Good governance and large carbon sinks in developing countries are likely to be the principal destination for major green donors’ climate mitigation funding, new research has found.
The study by the University of East Anglia (UEA) compared the factors used to allocate climate mitigation finance to 180 developing countries by the five largest donors – Japan, Germany, France, Norway and the United States. Ways of addressing the global need for reducing greenhouse gas emissions vary from promoting energy efficiency and renewable energy to preserving forest carbon sinks and tackling deforestation.
The research, published in the Journal of Sustainable Finance and Investment, found that while the determinants that donors used to allocate mitigation finance across countries are diverse, as usually found in the case of development aid more broadly, their responses to global needs are almost the same: preserving forest carbon sinks appears to be at the top of donors’ climate agenda.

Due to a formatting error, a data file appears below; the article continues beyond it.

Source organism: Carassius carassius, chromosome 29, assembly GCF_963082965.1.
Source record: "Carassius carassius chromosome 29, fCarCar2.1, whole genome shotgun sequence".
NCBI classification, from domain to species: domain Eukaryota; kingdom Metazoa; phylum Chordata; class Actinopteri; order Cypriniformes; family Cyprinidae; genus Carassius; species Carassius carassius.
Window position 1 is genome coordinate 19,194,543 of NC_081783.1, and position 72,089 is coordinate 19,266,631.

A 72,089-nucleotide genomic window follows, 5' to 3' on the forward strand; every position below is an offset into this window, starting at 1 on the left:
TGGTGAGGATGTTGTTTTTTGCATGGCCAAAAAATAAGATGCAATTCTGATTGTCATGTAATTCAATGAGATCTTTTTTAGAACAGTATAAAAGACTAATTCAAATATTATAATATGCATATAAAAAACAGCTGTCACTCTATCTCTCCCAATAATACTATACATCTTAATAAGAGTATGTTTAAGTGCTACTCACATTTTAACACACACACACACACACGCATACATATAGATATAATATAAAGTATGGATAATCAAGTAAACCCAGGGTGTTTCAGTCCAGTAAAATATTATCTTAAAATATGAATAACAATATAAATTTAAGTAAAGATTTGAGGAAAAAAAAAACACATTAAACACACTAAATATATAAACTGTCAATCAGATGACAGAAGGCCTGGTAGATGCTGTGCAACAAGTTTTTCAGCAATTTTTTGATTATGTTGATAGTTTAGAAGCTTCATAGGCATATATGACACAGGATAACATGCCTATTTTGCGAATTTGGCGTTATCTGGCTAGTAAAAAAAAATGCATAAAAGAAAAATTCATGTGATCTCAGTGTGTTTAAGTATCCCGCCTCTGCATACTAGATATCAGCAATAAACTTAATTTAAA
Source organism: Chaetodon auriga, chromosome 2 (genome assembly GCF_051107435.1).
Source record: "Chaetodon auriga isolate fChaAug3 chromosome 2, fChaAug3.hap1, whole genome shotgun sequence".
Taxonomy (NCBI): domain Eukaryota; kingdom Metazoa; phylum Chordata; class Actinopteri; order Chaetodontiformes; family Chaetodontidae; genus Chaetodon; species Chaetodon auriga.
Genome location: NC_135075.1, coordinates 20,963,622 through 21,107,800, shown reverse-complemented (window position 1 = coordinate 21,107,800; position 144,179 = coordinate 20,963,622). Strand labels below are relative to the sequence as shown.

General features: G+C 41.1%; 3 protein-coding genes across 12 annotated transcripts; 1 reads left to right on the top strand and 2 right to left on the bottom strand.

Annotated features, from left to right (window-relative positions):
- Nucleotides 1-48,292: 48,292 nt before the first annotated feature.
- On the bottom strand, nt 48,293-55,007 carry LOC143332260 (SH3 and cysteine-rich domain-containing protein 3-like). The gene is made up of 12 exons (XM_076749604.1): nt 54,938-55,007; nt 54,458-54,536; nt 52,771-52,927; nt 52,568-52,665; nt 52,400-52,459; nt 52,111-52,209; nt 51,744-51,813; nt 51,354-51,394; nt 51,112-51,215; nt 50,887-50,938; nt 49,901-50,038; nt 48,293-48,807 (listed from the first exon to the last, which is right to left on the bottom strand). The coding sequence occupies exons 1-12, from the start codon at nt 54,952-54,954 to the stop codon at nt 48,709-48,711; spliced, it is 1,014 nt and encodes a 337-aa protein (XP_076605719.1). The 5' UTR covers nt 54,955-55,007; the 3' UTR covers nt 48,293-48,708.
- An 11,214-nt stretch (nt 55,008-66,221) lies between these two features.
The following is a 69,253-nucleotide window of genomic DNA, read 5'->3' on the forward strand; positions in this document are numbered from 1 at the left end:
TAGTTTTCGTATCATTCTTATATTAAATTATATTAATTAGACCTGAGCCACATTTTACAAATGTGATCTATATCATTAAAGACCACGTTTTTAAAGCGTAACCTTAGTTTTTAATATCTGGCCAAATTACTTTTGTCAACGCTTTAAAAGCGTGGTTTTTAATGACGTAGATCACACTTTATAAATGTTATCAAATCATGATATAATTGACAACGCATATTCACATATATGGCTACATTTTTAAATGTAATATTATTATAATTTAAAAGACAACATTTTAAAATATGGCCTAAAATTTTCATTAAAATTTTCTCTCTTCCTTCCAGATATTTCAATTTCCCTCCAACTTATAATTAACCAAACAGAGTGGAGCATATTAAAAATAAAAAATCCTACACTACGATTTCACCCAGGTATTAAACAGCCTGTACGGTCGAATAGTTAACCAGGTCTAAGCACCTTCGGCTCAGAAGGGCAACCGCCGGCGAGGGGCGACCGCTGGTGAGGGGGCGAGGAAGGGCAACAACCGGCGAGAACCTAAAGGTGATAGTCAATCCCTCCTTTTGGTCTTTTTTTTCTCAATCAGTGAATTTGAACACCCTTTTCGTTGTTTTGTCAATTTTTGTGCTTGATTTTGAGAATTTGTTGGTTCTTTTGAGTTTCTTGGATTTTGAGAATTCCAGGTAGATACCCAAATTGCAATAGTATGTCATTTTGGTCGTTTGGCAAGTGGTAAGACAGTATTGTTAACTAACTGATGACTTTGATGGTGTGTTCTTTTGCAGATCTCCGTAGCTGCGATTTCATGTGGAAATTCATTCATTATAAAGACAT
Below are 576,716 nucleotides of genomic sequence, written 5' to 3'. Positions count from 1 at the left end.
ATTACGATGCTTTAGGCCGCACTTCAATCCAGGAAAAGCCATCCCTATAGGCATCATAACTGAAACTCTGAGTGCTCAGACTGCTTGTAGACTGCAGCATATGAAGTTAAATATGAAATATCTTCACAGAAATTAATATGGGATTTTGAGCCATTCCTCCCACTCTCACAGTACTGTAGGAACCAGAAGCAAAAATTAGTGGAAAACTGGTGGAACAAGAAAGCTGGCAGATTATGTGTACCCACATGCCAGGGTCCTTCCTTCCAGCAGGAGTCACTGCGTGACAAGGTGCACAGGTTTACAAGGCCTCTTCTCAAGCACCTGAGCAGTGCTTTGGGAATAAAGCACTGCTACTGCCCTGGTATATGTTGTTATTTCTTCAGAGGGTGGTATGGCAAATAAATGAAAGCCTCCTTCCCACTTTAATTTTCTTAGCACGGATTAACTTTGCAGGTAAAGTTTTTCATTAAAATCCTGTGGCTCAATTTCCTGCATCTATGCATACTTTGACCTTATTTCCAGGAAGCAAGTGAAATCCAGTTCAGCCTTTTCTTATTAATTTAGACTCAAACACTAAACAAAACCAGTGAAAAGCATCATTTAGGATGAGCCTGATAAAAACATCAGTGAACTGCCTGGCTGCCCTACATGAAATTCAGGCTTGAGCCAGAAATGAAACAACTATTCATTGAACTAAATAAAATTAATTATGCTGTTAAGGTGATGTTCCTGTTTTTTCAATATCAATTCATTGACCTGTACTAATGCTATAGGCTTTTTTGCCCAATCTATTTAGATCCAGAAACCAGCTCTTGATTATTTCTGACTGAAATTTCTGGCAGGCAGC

Several developed countries have increasingly allocated a large share of their official development assistance (ODA) to climate mitigation finance. In this study, mitigation finance was ODA allocated with the aim set out in the United Nations Framework Convention on Climate Change (UNFCCC) decisions to keep the global temperature rise below two degrees by the end of the century. Although not part of the research, the UK recently also pledged £5.8 billion in climate related funding as part of its ODA between April 2016 and March 2021 through the International Climate Fund.